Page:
The voice of The Assassination of Jesse James revisits the mistreated masterpiece
On Sept. 21, 2007, a Warner Bros. movie starring one of the most famous actors in the world — backed by a venerable rogue’s gallery of supporting actors, a revered cinematographer, and an up-and-coming Australian director — premiered on five screens.
The film opens with a dream-like montage of swiftly moving clouds, long stares, and a narration performed by a man with a voice of Midwestern grit and language blending historical frankness and poetry. “He considered himself a Southern loyalist and guerrilla in a Civil War that never ended,” the narration concludes, without ever speaking the subject’s name. “He regretted neither his robberies nor the 17 murders that he laid claim to. He had seen another summer under in Kansas City, Missouri and on September 5th in the year 1881, he was 34 years old.”
The Assassination of Jesse James by the Coward Robert Ford is not a typical Western. Andrew Dominik’s direction has more in common with Terrence Malick than John Ford. (But even Malick told Dominik it was too slow.) There’s only one major set piece, a tense train robbery just 15 minutes into its two-and-a-half-hour runtime. The rest is a quiet, paranoid study of its two title characters, anchored by a pair of career performances. Pitt as James only occasionally employs the actor’s signature charm, and even then, it’s undercut by low-register sadness. Casey Affleck’s Bob Ford makes the Oscar nine years in his future feel like an inevitability.
Over the first month of its release, The Assassination of Jesse James would expand modestly, topping out at 301 screens and the number 21 spot at the box office. Domestic receipts totaled $3.9 million, a figure barely helped by $11.1 million earned in foreign markets. Industry reports at the time would consider a well-regarded misfire on the part of Warner Bros. The critical acclaim was enough to carry it to two Academy Award nominations: Best Supporting Actor for Affleck and Best Cinematography for Roger Deakins. It was one of Deakins’ two nominations that year, along with No Country for Old Men. He ultimately lost to Robert Elswit for There Will Be Blood.
While the movie found fans even in its sparse theatrical and eventual video releases, the Oscar nominations were perhaps the best possible outcome for the troubled project. It was the end of what could be written off as a story fitting any of a number of familiar Hollywood patterns. The death of the Western. An art film director left unchecked. A star straining for importance. But those involved with The Assassination of Jesse James by the Coward Robert Ford had a different perspective.
Hugh Ross, the man who read the words that open the move, was serving as the first assistant on Jesse James when editor Dylan Tichenor asked him to lay down a narration track. Tichenor was looking to cut together a couple scenes early in post-production and needed the voiceover to find the pacing. He knew that Ross had previously worked as an actor and set up on a crappy microphone on a coffee table for his assistant to speak into. Ross sat on the floor and read through the script. “I had a horrible headache,” Ross recalls. “I think that actually helped the performance. It was raining, as it rarely does in L.A., and it made things kind of gloomy.”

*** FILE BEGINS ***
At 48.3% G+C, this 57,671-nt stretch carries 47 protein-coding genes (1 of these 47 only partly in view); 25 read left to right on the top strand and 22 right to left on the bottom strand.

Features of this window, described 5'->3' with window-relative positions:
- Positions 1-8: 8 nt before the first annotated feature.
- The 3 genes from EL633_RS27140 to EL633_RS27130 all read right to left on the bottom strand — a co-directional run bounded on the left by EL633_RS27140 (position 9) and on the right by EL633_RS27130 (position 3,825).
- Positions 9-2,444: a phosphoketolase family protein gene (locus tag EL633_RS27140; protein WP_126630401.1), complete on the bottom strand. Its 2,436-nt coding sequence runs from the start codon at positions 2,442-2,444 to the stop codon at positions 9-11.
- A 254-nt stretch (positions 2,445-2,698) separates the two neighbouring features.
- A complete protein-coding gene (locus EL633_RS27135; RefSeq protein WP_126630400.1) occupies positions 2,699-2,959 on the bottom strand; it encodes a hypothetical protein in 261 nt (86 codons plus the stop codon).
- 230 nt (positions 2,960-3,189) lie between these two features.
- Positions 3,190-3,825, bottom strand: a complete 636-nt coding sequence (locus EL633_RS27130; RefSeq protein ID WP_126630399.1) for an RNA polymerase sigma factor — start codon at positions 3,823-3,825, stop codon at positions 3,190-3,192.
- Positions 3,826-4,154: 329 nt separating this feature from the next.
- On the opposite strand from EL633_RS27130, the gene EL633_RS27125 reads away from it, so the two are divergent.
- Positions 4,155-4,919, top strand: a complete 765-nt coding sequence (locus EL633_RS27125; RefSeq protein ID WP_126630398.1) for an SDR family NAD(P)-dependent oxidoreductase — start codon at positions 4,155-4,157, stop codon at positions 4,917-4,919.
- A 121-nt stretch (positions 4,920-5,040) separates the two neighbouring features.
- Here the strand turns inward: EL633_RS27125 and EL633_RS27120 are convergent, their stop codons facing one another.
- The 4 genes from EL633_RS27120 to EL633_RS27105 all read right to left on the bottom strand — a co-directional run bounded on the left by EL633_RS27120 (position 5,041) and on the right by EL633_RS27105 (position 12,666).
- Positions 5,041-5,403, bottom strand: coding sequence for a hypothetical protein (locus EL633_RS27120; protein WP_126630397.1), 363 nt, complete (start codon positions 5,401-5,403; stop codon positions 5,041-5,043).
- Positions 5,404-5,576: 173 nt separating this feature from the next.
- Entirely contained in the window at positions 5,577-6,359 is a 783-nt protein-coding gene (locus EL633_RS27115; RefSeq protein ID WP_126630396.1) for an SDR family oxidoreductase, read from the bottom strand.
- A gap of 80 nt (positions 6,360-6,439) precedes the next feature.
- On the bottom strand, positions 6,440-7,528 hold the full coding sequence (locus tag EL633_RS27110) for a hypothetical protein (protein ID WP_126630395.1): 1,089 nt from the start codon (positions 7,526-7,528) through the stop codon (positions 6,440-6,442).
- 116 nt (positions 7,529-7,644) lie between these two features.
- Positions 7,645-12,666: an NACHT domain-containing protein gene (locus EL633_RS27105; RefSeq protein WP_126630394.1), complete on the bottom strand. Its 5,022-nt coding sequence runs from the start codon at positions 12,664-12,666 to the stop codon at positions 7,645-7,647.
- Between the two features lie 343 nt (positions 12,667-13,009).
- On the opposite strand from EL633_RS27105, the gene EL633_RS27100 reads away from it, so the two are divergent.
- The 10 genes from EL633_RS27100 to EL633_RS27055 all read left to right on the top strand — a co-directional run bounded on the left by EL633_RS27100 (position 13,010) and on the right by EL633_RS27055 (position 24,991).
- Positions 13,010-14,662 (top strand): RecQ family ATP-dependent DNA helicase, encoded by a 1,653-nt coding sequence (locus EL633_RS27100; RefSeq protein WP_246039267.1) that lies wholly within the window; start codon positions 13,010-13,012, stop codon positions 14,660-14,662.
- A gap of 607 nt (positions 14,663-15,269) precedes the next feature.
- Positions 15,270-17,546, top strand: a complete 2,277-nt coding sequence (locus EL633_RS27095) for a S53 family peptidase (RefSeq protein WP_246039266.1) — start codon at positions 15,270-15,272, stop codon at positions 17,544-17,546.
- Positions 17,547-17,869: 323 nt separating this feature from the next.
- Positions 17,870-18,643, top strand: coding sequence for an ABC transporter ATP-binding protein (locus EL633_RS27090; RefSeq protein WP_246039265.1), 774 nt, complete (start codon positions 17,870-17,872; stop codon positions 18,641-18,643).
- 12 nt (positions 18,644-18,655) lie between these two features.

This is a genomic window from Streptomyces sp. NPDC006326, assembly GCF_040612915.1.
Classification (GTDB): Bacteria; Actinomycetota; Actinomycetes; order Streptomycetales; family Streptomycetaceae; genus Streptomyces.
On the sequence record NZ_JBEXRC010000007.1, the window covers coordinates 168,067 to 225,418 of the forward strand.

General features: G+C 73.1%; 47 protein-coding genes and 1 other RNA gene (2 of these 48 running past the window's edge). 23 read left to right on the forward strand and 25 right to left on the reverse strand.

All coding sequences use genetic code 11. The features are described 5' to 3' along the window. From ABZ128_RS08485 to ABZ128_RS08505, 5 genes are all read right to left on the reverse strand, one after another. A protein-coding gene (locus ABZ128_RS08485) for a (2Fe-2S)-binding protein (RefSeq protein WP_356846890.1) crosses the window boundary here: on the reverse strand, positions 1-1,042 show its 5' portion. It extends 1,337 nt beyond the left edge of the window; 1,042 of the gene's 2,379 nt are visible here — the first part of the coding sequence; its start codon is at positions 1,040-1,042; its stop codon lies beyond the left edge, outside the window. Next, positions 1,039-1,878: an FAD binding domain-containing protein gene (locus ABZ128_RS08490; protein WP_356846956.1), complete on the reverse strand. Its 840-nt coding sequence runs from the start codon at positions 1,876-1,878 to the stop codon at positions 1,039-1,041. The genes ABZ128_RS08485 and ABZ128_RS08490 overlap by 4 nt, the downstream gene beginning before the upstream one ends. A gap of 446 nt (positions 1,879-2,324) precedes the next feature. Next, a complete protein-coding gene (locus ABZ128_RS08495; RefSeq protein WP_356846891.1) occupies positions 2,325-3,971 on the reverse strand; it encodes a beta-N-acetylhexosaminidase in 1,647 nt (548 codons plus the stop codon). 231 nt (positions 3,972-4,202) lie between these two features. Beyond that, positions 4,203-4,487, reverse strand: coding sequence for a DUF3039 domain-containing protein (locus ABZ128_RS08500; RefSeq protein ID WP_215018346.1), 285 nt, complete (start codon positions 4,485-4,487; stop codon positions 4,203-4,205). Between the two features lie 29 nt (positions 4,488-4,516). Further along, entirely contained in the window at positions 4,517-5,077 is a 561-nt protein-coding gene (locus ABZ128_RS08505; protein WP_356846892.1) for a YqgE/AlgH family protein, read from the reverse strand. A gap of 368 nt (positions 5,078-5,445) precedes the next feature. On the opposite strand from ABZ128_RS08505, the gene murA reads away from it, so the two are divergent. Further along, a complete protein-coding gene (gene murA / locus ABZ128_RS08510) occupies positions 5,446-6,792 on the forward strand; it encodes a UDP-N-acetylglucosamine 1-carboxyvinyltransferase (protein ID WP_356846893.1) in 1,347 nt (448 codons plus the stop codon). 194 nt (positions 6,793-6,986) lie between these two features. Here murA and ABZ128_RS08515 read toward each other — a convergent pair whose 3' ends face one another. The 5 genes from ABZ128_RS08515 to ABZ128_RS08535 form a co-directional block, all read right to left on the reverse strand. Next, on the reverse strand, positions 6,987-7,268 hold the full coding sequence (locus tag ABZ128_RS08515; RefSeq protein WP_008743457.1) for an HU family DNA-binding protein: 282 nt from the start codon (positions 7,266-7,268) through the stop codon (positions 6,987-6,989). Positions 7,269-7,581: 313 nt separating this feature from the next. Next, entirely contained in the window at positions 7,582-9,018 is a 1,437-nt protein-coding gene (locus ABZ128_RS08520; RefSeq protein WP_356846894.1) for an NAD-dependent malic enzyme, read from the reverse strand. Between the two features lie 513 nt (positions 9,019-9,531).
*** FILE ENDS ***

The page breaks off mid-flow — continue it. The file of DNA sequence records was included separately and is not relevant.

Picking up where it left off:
The temp narration was just the beginning of a post-production that would drag on for nearly two years — and include a move to offices above a dry cleaner when their time at producer Ridley Scott’s company, Scott Free, expired — most of it a struggle between Dominik and Warner Bros.
The early days of the edit, however, didn’t exactly bear signs of the trouble ahead. Ross recalled the first dailies rolling in. “I just remember thinking, ‘Jesus Christ, that’s some of the most beautiful stuff I’ve ever seen,'” he says. “It was always the feeling of, ‘We really like this. I wonder if anyone else is going to?'”
Listening to Ross’ tales from the edit bay of Jesse James is eerily like hearing from the film itself. As the first assistant editor — which is primarily a technical role including exporting cuts, maintaining computers, and running screenings — Ross lived the slow march to the muted release for a year and seven months. Even as early cuts came together, threaded with Ross’ supposedly temporary narration track, the problem was the pacing. But more than that, according to Ross, it was a disconnect between the movie Warner Bros. thought it bought and the one Dominik was making. The studio executives imagined a shoot-’em-up Western led by an A-lister, whose new, white-hot romance with another star was making headlines. What Dominik shot was a slow-burning mood piece, in which tension was built on silences and the ever-present potential of violence.